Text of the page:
by Amy Santos
When we were young, my siblings and I were taught by my mother, a widow, that it was not proper to go near adults to interrupt their conversation, unless what we were going to say was urgent and very important. However, one morning, while my mother was pruning her ornamental plants at the side of the yard, and our neighbor was conversing with her over the fence, my younger sister and I could not just go far enough from them as we were engrossed in playing piko*. I was losing the game and I would not like to be called pikon** upon leaving without mutual agreement. We only stopped when my sister lost the game and we both decided to better take our snacks upstairs.
While mother was preparing lunch that same day and I was helping cut the string beans with my fingers, I asked her what was about the woman and the child in her womb. “ So, you were listening!” my mother exclaimed. I replied we were playing and I just overheard the words – woman and child in her womb. Perhaps, my mother thought that I was still too young, being an elementary school sixth grader, to be told the story that I was eager to hear about. She said it was just about the Japanese in the Philippines and promised me she would tell me about it later and so I should concentrate on the string beans, otherwise, all would be hungry at lunchtime.
I forgot my curiosity about that untold story. But I recalled it when I was a third year high school student and our lesson in Philippine History was about this country during the Japanese time. Mother narrated the story as it was related to her by the 10-year old boy who escaped death by pretending to be dead.. He told mother that after they left Marikina, they went to the hills of Antipolo to avoid the Japanese (during the Second World War)***. They had a happy and peaceful life there. But a number of Japanese soldiers (fleeing from the bombing of Manila and suburbs by the Americans)*** found them and fired at them, killing all the members of this family, except the 10-year old son who was hit on his shoulder and pretended to be dead. But he saw her mother lying down in agonizing pain when a soldier with his bayonet cruelly struck her through her prominent abdomen, obviously with a baby inside. Then the woman lay motionless and silent. When the Japanese soldiers were gone, the boy rose to his feet and notwithstanding his bleeding shoulder, he traced the way back to the town and successfully reached the house of his uncle where he collapsed tired, hungry, and afraid. With a quivering voice, my mother told me that it was the husband of the woman who was firm to go to the mountains because he believed they would be safer there. Wiping her eyes, my mother finally disclosed to me that the woman was my aunt, the unborn baby, my cousin.
I would like to forget that horrible story, a true story, but it re-surfaced in my mind when recently during the MVP Philippine History session , two of my groupmates asked our speaker-lecturer if there were Korean soldiers during the Japanese Occupation, who were more cruel than the Japanese. I did not hear clearly the reply of the guest lecturer maybe because it was vague, or because my mind was preoccupied by the thoughts of the woman and her unborn child. The Zoom meeting ended. The question in my mind remained unanswered: Who then killed the woman and the child in her womb?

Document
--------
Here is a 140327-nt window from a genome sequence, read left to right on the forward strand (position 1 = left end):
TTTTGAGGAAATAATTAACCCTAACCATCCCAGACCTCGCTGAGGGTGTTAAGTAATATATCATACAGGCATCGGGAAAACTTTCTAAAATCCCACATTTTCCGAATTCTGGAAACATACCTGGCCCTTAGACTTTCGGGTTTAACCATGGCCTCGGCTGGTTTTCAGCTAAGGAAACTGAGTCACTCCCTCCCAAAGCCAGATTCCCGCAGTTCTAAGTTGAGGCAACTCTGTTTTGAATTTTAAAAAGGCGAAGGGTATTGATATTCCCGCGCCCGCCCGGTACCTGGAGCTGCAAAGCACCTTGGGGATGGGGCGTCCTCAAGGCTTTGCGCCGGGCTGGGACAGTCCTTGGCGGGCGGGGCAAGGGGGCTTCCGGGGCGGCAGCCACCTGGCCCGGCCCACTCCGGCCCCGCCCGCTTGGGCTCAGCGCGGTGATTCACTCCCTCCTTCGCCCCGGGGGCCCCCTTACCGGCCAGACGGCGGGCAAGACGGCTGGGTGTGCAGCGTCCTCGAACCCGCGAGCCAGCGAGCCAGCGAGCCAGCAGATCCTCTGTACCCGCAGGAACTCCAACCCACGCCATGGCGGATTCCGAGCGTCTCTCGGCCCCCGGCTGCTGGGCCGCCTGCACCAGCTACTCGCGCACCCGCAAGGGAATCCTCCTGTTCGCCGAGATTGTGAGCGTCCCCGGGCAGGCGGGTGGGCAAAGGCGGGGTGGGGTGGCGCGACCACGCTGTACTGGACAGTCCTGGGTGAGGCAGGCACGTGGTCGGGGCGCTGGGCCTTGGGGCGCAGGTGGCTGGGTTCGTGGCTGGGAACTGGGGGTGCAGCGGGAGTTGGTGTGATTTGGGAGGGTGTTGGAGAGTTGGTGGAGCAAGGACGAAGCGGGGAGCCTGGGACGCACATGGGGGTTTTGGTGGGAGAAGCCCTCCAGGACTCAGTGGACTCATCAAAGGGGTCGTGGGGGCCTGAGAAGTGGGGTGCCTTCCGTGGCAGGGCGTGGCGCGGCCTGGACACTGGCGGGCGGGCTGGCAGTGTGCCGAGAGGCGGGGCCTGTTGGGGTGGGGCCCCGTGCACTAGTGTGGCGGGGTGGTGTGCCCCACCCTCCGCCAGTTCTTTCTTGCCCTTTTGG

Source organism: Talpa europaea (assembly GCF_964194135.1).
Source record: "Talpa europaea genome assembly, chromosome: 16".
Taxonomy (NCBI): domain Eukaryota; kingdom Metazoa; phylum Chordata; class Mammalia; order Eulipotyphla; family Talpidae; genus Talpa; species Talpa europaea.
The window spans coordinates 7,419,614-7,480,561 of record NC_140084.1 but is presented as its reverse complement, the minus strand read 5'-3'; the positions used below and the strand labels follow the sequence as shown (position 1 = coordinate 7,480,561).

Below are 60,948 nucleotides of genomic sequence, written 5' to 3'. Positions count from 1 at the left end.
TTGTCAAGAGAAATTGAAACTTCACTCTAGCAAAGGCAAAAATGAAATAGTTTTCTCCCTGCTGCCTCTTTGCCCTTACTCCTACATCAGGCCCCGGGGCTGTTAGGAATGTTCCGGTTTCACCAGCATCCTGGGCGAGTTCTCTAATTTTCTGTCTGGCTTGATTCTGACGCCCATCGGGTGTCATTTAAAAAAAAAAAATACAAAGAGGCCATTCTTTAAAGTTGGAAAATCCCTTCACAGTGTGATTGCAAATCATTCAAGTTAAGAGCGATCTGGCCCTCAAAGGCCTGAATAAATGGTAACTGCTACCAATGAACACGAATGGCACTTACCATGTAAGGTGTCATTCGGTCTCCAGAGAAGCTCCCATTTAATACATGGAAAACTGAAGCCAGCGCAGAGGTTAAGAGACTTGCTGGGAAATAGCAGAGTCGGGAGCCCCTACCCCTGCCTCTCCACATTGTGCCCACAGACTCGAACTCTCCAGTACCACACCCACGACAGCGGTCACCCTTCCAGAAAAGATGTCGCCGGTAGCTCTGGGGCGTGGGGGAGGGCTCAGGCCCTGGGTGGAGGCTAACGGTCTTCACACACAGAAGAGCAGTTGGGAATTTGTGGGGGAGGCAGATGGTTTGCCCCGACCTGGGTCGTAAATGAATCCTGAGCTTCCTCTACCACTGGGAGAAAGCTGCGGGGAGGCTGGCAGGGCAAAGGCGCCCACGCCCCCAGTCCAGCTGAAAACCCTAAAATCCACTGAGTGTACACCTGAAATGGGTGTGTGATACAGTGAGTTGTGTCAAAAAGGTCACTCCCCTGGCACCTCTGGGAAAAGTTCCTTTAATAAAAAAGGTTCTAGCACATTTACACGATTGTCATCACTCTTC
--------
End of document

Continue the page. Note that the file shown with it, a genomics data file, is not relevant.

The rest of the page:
The older folks who survived the atrocities of World War II had wished that their children and their children’s children would not suffer from any war in their entire life. It has been seven and a half decades already and except for a few internal conflicts in some countries and a few battling neighboring countries, the world seems to veer away from war and its probable devastating effects to human beings. Education has paved its way toward better understanding and peace, forging fraternities among international organizations and sisterhood among nations. How then can I slap on the face of every fellow Japanese Jaycee or Korean boy scout the story of the woman and her unborn child when this young generation may not even know what transpired 75 years ago between our countries? And is the sin of the father also the sin of the son? Perhaps, it is vigilance over complacency that matters to maintain our status as a nation that is friendly and respectable, so that history will not repeat itself but rather move on progressively in terms of remarkable development in human resource and economic stability of the country.
So that the sad story of the woman and the child in her womb will not happen again.
*A game played by two or several children with lines and boxes drawn on the floor and a piece of flat stone thrown over it to be picked up by the player while hopping with one leg to and from the boxes.
** Easily a quitter, not a fighter.
*** Supplied by the author.